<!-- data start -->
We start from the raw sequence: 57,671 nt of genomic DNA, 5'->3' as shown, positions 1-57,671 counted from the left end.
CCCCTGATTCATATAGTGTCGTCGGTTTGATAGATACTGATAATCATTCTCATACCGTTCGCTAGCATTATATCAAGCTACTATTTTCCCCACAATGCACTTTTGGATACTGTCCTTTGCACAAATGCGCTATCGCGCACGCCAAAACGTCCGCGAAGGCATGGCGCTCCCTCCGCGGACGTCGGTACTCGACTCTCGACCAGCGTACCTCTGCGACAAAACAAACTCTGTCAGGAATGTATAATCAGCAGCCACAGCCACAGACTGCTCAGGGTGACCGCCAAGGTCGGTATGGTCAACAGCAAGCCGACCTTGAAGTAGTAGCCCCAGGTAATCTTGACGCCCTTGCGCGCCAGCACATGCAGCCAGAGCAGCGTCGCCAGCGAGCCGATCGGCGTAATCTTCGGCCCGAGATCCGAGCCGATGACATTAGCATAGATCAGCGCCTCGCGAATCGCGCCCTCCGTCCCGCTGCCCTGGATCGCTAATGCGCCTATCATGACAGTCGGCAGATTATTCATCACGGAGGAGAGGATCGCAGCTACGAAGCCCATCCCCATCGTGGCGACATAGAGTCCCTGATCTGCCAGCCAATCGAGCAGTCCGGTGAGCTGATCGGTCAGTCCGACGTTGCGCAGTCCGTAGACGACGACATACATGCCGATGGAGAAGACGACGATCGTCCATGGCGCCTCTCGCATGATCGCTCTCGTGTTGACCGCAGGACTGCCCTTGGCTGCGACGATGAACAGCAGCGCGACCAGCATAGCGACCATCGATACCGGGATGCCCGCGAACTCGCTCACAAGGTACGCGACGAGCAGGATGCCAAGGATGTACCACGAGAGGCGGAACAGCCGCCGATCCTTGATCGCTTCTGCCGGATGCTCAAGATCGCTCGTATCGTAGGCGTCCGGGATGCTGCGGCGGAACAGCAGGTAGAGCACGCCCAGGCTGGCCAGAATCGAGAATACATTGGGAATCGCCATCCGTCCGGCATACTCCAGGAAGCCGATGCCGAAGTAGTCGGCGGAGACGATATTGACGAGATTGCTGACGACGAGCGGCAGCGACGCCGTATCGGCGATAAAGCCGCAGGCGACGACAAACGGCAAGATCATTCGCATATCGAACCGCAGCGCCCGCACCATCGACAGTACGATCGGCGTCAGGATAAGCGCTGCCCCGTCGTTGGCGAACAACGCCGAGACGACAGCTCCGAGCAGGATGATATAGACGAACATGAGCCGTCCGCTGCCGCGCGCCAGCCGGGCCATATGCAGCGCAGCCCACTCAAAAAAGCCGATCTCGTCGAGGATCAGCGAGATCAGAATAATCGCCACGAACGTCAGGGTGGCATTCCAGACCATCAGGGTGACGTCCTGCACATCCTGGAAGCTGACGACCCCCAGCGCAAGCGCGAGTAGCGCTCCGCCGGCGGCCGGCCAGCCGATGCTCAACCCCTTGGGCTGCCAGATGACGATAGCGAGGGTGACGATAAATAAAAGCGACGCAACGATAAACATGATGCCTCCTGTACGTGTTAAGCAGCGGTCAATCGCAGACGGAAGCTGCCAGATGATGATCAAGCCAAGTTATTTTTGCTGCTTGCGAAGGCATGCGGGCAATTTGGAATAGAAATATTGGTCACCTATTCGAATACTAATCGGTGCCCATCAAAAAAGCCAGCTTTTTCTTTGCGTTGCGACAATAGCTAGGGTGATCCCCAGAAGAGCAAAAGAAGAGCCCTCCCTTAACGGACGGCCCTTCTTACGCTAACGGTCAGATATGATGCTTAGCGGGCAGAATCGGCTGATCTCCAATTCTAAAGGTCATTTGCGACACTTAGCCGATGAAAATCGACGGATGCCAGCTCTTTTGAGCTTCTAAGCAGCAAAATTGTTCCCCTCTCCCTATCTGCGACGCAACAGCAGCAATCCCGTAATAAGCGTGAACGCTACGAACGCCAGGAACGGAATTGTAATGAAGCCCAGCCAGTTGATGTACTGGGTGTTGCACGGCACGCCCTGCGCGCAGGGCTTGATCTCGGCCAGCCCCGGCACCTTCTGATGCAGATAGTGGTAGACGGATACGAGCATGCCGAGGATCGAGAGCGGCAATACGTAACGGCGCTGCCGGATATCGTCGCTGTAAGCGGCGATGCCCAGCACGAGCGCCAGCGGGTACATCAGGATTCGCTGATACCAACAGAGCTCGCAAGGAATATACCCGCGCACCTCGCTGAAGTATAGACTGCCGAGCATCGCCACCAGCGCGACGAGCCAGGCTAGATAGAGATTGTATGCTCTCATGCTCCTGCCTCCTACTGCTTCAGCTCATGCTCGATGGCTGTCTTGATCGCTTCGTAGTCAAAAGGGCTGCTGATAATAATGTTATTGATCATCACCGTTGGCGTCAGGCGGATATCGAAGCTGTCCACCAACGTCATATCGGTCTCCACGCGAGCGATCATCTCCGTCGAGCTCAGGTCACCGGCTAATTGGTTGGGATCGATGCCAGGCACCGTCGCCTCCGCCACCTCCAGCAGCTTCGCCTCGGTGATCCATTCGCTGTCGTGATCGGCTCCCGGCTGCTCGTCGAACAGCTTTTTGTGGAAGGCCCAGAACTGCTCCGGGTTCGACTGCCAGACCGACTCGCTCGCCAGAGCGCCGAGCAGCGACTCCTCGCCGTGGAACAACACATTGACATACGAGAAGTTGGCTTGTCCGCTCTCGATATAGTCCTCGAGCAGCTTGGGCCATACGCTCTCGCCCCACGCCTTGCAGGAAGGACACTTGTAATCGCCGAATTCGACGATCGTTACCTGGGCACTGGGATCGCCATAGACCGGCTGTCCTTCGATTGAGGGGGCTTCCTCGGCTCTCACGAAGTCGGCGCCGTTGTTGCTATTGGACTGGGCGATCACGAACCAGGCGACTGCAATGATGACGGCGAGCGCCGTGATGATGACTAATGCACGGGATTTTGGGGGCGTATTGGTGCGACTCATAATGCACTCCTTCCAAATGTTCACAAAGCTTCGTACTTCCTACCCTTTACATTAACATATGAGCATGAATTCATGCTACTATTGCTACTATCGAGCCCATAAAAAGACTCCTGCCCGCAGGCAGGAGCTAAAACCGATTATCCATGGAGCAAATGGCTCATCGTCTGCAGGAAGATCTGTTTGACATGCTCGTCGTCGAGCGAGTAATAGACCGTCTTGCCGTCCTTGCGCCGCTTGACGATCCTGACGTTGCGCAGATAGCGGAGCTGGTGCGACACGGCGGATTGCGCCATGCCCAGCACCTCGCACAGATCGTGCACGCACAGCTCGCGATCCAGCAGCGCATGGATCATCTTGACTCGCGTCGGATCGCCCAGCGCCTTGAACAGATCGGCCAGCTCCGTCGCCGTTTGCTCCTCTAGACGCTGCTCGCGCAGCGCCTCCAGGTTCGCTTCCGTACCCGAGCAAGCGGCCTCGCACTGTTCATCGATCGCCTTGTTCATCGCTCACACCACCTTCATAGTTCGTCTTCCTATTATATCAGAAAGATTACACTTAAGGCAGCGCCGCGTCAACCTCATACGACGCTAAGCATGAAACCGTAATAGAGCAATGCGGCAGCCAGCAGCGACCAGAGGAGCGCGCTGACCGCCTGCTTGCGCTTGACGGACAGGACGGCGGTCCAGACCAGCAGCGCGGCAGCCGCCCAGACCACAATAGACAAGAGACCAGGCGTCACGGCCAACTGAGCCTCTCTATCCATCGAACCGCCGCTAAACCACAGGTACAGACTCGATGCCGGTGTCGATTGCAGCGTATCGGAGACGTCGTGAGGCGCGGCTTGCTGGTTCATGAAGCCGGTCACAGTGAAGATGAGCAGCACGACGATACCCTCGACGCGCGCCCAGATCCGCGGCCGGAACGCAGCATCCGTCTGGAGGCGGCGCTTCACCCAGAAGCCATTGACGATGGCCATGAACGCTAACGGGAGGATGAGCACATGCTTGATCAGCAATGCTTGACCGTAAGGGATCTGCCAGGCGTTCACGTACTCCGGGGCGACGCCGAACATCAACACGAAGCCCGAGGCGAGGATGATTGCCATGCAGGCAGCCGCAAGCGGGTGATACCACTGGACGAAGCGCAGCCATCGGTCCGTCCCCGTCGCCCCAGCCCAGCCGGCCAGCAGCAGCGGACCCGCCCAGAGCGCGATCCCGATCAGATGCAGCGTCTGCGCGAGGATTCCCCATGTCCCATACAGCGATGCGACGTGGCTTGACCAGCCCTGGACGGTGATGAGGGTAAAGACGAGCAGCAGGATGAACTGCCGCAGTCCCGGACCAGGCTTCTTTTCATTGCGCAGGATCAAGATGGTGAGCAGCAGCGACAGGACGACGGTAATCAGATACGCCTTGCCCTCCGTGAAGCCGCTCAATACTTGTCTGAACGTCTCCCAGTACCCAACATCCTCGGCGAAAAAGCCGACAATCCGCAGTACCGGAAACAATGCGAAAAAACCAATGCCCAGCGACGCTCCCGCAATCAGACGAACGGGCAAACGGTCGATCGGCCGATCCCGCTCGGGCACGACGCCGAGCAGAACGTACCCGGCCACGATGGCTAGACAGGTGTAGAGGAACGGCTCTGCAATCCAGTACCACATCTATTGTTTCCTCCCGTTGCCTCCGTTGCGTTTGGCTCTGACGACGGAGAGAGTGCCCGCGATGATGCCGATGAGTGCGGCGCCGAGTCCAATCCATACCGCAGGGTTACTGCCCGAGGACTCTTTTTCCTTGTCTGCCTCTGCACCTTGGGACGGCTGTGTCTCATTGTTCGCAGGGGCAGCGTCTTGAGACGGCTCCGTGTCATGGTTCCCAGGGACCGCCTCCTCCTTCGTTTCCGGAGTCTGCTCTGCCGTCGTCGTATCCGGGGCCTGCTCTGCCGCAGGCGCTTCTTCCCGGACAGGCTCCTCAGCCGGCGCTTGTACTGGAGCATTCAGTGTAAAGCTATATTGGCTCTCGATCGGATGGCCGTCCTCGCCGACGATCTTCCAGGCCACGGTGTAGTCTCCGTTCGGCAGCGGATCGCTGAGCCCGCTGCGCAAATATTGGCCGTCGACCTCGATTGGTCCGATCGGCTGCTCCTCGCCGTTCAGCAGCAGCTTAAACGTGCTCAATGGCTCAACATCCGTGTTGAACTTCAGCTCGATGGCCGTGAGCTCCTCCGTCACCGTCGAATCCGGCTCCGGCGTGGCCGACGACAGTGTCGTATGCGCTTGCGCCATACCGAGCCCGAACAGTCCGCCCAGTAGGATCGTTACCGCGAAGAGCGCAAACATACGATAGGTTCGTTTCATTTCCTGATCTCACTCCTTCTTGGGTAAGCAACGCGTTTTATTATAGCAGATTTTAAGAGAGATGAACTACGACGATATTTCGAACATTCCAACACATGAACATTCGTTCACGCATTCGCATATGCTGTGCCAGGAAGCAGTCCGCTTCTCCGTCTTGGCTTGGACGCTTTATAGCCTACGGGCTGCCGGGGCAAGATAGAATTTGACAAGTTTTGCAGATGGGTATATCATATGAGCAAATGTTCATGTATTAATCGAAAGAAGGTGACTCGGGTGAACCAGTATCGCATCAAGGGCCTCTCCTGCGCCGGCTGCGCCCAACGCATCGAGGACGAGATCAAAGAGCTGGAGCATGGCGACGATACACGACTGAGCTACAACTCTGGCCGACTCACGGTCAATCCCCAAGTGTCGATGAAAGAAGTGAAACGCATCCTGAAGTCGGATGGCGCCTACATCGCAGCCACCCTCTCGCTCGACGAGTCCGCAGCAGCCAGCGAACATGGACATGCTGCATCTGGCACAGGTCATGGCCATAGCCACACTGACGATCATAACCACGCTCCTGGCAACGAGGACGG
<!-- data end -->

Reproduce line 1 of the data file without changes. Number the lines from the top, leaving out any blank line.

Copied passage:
We start from the raw sequence: 57,671 nt of genomic DNA, 5'->3' as shown, positions 1-57,671 counted from the left end.